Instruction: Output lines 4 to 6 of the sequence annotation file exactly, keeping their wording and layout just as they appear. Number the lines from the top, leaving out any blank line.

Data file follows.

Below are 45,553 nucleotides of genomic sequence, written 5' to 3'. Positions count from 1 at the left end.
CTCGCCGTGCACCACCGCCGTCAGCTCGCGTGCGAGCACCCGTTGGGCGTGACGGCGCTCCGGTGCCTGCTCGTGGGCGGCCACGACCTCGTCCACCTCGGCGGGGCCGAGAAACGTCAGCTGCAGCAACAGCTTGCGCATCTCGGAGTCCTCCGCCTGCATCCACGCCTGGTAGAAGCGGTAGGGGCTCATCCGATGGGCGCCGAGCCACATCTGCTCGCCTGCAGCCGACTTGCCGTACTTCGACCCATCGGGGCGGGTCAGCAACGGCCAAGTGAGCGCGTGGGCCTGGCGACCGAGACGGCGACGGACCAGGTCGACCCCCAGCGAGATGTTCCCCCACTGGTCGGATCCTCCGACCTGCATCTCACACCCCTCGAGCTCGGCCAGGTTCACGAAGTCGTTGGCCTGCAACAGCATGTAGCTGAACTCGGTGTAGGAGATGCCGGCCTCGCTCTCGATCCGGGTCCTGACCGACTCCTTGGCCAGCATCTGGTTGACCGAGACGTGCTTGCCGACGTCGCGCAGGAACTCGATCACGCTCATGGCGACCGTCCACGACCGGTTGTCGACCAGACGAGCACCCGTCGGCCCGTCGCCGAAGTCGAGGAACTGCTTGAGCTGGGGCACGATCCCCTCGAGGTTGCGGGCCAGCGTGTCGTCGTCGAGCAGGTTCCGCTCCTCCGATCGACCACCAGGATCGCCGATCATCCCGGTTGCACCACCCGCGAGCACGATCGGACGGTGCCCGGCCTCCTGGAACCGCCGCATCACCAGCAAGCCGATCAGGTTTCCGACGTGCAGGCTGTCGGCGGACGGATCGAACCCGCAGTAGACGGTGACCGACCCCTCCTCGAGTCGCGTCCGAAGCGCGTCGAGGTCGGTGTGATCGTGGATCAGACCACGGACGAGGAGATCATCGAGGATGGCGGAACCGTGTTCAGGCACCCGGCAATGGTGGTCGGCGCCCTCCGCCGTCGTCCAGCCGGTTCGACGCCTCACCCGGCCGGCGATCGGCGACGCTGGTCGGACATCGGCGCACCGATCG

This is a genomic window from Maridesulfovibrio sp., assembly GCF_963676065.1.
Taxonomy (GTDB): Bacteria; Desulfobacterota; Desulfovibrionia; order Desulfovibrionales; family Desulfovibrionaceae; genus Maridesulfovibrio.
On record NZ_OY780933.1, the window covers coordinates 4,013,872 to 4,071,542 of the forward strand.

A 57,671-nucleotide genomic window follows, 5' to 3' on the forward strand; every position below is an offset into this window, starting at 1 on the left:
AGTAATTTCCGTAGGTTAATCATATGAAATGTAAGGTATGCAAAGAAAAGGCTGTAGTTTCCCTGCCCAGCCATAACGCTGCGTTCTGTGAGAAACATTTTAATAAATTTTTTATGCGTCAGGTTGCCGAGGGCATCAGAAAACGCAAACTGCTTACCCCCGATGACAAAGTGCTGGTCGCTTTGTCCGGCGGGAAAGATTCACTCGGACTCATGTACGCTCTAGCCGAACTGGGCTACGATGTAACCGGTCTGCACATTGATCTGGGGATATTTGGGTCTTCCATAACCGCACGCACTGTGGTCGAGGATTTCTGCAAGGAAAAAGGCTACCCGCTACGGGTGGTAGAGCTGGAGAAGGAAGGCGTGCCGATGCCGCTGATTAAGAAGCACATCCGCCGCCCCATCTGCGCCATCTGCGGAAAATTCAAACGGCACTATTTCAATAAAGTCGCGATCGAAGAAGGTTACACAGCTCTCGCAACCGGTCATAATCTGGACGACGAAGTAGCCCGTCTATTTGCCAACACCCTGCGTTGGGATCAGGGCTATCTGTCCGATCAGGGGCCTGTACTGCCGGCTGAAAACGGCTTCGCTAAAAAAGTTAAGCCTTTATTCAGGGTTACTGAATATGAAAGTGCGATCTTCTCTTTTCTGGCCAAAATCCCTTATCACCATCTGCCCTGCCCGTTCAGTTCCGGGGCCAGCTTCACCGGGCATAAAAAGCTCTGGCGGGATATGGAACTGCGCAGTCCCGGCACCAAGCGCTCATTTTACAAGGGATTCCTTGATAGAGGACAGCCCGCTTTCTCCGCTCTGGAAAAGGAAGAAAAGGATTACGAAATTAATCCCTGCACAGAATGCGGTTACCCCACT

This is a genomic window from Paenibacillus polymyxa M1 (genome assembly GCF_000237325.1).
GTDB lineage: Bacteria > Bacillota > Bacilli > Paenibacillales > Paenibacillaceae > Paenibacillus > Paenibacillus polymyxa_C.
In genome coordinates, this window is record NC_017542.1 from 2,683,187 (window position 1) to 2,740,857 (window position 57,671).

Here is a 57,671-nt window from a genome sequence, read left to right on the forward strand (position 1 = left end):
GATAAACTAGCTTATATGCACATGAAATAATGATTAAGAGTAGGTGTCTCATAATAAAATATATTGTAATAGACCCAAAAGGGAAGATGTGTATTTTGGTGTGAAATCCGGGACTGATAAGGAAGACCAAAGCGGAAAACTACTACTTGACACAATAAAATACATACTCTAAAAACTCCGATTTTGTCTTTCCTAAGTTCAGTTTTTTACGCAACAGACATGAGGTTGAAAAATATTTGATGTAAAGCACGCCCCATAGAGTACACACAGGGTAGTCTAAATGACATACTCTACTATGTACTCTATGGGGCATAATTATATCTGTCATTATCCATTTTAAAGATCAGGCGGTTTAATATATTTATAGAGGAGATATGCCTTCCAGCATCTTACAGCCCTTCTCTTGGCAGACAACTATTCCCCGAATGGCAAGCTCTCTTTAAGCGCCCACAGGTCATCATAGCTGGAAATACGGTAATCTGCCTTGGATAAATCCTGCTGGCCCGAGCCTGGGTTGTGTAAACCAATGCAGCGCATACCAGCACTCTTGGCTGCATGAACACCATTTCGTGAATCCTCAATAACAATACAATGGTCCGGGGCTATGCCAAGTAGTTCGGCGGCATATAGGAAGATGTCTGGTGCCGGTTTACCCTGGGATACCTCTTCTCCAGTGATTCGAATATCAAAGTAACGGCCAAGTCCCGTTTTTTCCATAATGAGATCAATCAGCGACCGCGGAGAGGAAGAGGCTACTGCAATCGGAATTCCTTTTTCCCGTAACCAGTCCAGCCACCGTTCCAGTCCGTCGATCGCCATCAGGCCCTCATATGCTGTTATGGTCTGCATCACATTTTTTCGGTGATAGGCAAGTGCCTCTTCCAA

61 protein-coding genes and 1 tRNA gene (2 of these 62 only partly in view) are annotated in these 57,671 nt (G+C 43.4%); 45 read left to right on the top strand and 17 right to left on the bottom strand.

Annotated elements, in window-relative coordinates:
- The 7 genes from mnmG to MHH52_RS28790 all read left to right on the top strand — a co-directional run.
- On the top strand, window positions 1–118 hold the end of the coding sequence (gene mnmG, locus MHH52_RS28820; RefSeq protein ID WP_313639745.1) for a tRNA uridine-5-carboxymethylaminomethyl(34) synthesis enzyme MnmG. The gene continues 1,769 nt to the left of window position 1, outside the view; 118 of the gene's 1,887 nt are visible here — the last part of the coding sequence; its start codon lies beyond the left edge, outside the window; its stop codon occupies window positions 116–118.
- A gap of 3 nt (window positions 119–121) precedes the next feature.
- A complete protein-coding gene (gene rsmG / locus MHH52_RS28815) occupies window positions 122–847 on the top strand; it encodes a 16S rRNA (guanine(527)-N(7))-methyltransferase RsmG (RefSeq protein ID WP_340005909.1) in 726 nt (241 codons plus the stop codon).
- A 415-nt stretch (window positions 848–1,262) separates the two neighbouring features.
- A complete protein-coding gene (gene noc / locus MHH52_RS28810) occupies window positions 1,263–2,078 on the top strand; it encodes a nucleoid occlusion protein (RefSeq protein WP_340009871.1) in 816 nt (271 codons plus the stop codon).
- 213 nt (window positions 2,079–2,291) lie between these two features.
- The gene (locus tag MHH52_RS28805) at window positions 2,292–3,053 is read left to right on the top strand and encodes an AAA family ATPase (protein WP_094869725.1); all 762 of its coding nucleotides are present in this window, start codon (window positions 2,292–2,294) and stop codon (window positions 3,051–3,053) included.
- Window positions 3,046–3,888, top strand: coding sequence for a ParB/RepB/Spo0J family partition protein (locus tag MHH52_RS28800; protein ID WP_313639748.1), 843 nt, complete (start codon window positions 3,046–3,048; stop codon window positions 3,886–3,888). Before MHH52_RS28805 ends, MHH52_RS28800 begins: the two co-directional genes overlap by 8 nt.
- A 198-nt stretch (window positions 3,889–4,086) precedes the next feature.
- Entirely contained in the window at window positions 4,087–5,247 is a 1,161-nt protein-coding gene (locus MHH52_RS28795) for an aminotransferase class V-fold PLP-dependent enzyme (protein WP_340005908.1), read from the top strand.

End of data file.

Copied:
Taxonomy (GTDB): Bacteria; Desulfobacterota; Desulfovibrionia; order Desulfovibrionales; family Desulfovibrionaceae; genus Maridesulfovibrio.
On record NZ_OY780933.1, the window covers coordinates 4,013,872 to 4,071,542 of the forward strand.

A 57,671-nucleotide genomic window follows, 5' to 3' on the forward strand; every position below is an offset into this window, starting at 1 on the left: